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Drum Machines

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== Drum Machines<br>  ==
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== Drum Machines ==
  
 
<p>The technology of digital electronic music took a new turn in the late 1970s, when the first programmable “drum machines” became available. Drum machines are electronic systems consisting of [[Digital Signal Processing|digital signal processing]] circuits and memory. They provide realistic drums and percussion sounds for live music and recording. </p>
 
<p>The technology of digital electronic music took a new turn in the late 1970s, when the first programmable “drum machines” became available. Drum machines are electronic systems consisting of [[Digital Signal Processing|digital signal processing]] circuits and memory. They provide realistic drums and percussion sounds for live music and recording. </p>
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<p>[[Category:Culture_and_society]] [[Category:Leisure]] [[Category:Music]] [[Category:Signals]] [[Category:Signal_processing]] [[Category:Digital_signal_processing]] [[Category:News]]</p>
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Latest revision as of 19:57, 11 January 2012

Drum Machines

The technology of digital electronic music took a new turn in the late 1970s, when the first programmable “drum machines” became available. Drum machines are electronic systems consisting of digital signal processing circuits and memory. They provide realistic drums and percussion sounds for live music and recording.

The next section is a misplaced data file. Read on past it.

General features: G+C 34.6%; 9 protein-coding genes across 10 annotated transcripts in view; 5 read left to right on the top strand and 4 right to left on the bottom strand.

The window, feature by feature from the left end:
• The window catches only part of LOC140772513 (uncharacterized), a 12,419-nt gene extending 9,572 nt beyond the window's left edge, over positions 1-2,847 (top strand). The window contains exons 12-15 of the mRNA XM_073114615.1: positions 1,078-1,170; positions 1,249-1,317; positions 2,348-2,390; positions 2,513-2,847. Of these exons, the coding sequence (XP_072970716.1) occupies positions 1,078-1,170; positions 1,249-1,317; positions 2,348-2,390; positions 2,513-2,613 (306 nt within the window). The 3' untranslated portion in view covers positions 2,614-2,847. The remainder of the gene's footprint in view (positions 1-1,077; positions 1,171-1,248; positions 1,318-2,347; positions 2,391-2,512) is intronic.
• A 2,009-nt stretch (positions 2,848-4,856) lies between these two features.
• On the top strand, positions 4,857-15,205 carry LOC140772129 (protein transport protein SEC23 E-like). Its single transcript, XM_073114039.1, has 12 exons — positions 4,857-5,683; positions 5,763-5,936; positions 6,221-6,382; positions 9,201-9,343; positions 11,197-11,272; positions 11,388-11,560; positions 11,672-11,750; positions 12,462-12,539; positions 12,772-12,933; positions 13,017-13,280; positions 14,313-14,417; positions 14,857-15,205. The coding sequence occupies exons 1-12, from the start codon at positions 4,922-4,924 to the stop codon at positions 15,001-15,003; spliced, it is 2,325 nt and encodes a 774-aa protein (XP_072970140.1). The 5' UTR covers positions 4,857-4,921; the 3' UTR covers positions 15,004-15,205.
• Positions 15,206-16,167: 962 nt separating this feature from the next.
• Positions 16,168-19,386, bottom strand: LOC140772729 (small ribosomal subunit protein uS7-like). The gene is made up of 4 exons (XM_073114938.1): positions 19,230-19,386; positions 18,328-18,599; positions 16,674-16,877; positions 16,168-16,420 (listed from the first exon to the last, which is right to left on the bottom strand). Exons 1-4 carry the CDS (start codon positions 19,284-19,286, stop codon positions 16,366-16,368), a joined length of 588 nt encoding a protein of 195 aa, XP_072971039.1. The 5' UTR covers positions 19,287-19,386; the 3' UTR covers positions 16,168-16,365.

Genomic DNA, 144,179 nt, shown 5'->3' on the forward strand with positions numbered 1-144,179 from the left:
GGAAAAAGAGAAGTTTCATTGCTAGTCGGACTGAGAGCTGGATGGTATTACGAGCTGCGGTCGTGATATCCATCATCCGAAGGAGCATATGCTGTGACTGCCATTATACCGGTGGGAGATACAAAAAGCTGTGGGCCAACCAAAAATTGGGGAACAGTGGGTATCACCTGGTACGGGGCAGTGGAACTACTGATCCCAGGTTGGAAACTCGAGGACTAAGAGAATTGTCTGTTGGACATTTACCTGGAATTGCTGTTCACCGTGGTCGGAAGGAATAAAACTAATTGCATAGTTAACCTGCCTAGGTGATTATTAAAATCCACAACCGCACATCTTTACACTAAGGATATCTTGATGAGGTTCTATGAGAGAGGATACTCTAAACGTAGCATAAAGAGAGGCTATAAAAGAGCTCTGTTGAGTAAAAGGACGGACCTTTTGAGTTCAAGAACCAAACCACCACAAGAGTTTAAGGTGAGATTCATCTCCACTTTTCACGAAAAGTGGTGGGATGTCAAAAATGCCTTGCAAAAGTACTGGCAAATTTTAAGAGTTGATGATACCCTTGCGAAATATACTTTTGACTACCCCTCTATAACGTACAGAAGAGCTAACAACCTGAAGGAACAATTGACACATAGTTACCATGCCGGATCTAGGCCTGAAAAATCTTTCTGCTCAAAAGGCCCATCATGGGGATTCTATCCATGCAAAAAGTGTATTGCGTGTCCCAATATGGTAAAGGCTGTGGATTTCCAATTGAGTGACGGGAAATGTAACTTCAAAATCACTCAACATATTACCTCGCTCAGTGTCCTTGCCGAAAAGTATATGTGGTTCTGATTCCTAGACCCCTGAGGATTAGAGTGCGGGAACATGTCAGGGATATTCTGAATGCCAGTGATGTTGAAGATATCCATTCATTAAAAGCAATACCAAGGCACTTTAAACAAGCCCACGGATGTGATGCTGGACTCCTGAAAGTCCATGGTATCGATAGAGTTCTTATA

For more than a hundred years, mechanical devices have been used to help musicians “keep the beat” while practicing, but these had never been intended for performances. In the 1960s, makers of home electronic organs began introducing the first drum machines, intended mainly to liven up home playing or to provide small bands of limited means a substitute for a live drummer. These early drum machines offered a narrow range of pre-set percussion sounds and generally did not sound much like real instruments.

The first truly programmable drum machines first appeared around 1979 and included the Roland Company’s CR78 Compurhythym. While it still didn’t sound much like a real drummer, the CR78 pointed the way towards a much more flexible percussion instrument and pop musicians such as Peter Gabriel and others began experimenting with them.

Many musicians say that the real breakthrough was engineer Roger Linn’s LM1 of 1979. Manufactured and distributed by his company, Linn Electronics, the LM1 cost a whopping $5000. The main difference between it and earlier drum machines was its ability to record digital samples of up to 15 actual percussion instruments, then play them back at virtually any tempo or in any combination. The user could program the LM1 to play a sequence of percussion sounds, rather than just repeating a sound over and over, so that the effect was much more like a real drummer.

Like many expensive instruments, many LM-1s were purchased by recording studios and lent to musicians for use in the studio. In this way, the Linn and its contemporaries, such as the E-Mu Drumulator of 1983 rapidly became part of numerous recordings in the early 1980s. Linn Electronics followed on its success with the LinnDrum in 1982. Aimed at individual musicians and bands, it carried a lower price tag of $3000. Yet the company hit a roadblock with its third system the Linn 9000, and the business went under in 1986.